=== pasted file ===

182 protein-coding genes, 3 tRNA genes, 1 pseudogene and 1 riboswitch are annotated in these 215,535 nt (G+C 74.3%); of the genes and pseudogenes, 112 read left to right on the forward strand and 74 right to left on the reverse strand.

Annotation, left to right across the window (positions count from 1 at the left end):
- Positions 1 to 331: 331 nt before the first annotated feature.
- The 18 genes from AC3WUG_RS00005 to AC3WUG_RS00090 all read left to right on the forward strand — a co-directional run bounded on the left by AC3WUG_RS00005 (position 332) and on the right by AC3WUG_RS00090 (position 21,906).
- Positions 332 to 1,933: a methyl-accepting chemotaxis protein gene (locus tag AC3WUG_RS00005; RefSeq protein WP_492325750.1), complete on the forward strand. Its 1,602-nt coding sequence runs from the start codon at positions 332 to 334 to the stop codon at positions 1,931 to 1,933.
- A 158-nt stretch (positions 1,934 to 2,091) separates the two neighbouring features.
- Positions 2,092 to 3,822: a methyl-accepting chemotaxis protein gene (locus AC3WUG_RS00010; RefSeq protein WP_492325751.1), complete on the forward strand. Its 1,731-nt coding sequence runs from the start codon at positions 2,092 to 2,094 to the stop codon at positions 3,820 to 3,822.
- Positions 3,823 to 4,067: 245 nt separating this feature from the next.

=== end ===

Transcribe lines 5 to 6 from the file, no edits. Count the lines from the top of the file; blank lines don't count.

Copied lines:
- Positions 332 to 1,933: a methyl-accepting chemotaxis protein gene (locus tag AC3WUG_RS00005; RefSeq protein WP_492325750.1), complete on the forward strand. Its 1,602-nt coding sequence runs from the start codon at positions 332 to 334 to the stop codon at positions 1,931 to 1,933.
- A 158-nt stretch (positions 1,934 to 2,091) separates the two neighbouring features.